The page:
Ted Rohrlich of the Los Angeles Times
wrote a great story about a decades long problem - Marlton Square/Santa Barbara Plaza.
"Los Angeles leaders gambled on a check-bouncing, politically connected developer to shepherd the project. And after $15 million in government subsidies and more than $30 million in private investment, taxpayers -- and the community -- have lost," Rohrlich writes.
Let me take a second and ask everyone to write an email to Ted
and tell him how much we appreciate him taking an interest and getting it right. email@example.com
And I want to say a big thank you to the Empowerment Congress West Neighborhood Development Council who hosted the packed meeting
that attracted a packed house to a recent meeint, which led to this story!
What Ted found is that the city put its faith in Chris Hammond, a successful developer of low-income housing and a prolific political fundraiser. Hammond was endorsed by councilmen from the area: first Mark Ridley-Thomas, who is now a state senator, and then his council successor, Bernard C. Parks. Both are now candidates for county supervisor.
Who will do right by us?
But Hammond was bouncing checks - a total of more than $200,000, according to the LAT. He was in default on mortgages on both of his houses, in Malibu and Los Feliz. Three times, Hammond had agreed to settle lawsuits over bad debts, only to bounce the settlement checks. And even his initial good-faith deposit check to the city for the Santa Barbara Plaza project was no good.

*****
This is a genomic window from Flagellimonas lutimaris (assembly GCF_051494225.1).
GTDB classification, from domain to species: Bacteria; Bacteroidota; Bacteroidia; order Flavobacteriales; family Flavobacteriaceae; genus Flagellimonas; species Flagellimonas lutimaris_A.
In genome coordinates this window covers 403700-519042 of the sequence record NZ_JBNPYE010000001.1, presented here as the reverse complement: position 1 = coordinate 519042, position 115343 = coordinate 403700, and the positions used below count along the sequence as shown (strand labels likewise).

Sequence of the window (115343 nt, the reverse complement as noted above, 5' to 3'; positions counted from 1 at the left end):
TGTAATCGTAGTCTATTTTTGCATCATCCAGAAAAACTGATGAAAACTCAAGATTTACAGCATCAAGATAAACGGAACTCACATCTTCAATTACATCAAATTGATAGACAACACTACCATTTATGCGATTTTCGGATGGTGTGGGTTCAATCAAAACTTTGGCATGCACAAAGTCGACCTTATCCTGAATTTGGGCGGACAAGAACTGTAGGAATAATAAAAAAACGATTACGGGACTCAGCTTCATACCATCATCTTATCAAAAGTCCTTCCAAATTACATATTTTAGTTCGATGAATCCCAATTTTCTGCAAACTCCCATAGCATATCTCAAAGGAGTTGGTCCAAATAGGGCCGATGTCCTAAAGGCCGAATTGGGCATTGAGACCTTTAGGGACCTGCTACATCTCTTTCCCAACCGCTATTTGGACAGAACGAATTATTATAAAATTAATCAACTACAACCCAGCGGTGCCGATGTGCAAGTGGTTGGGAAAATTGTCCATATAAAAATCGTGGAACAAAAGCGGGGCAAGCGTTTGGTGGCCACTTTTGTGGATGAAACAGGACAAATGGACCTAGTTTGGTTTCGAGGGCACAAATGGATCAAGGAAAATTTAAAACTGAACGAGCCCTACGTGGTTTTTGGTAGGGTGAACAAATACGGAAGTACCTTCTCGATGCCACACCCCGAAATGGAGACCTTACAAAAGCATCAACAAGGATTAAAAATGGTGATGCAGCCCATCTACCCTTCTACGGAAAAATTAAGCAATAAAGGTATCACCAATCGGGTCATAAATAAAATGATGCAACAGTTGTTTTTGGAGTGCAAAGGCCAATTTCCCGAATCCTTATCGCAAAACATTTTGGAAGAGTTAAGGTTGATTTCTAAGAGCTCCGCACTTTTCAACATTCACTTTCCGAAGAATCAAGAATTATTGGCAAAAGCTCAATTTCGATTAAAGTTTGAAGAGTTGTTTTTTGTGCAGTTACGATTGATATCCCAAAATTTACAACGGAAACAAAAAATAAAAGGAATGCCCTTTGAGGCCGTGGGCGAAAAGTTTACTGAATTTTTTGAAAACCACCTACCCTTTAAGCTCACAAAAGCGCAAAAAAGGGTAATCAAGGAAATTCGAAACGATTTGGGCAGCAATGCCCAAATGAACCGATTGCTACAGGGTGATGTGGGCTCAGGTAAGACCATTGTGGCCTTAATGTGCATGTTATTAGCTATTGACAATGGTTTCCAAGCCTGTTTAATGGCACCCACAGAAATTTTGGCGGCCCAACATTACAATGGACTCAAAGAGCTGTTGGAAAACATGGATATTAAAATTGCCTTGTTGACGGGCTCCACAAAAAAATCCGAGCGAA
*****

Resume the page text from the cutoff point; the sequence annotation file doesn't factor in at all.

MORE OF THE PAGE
Despite a last-minute warning from City Controller Laura Chick about Hammond's troubled finances, Hahn and the council approved his continued stewardship.
PASSING THE BUCK? Ridley-Thomas had invited Hammond, among other developers, to pursue the project in the first place. But said he did not know then that Hammond had serious financial problems. Any problems emerged after "my direct responsibility ended," he said.
Parks, who succeeded Ridley-Thomas on the City Council in 2003, said: "I didn't pick the developer. . . . He was part of the project when I came into office. I backed the project."
Former Mayor Hahn said these problems came as a surprise to him. "As far as I knew he had success at Chesterfield Square," he said.
And now we pay: Last year, the state treasurer's office rescinded a promise to provide $17 million more in federal subsidies, saying it was fed up with delays.
"What we see . . . is no longer tolerable," said Lark Galloway-Gilliam, the neighborhood council president, at the recent meeting. Lark also spearheaded Save Leimert.
Rorlich described the center as a "a decaying 20-acre shopping center at the foot of the affluent Baldwin Hills ...
a collection of dead or dying businesses surrounding a vast parking lot with weeds pushing through large cracks. The largely middle-class, African American area is stuck with a mostly deserted commercial slum."
P.S. The housing for low-income seniors, which was supposed to have been finished in 2004, is only partly built. After an $8.5-million investment by the federal government for the purchase of land and other preliminary costs, a Hammond-led firm managed to erect just one of three planned buildings, and even that one is partly covered in scaffolding. Work stalled after the main contractor, S.C. Anderson Inc., walked off the job in September, saying in a lawsuit that it had not been paid.
Rorhlich: Besides failing to check the credit of Hammond and his companies -- which would have revealed federal tax liens, among other things -- the city has not kept close watch over some of the public funds it has provided him, records and interviews show. When a Hammond-led firm acquired the parcels for the senior housing, the city did not have the properties independently appraised, as is typically required, before handing out federal funds to pay for them.
City officials could not explain why appraisals were delayed or why the government paid much more than market value for the properties.
The City Council approved the redevelopment agency's purchase of two Santa Barbara Plaza properties for $5 million.
Federal officials would not comment on the case. Hammond did not respond to repeated requests for comment, the Times reported.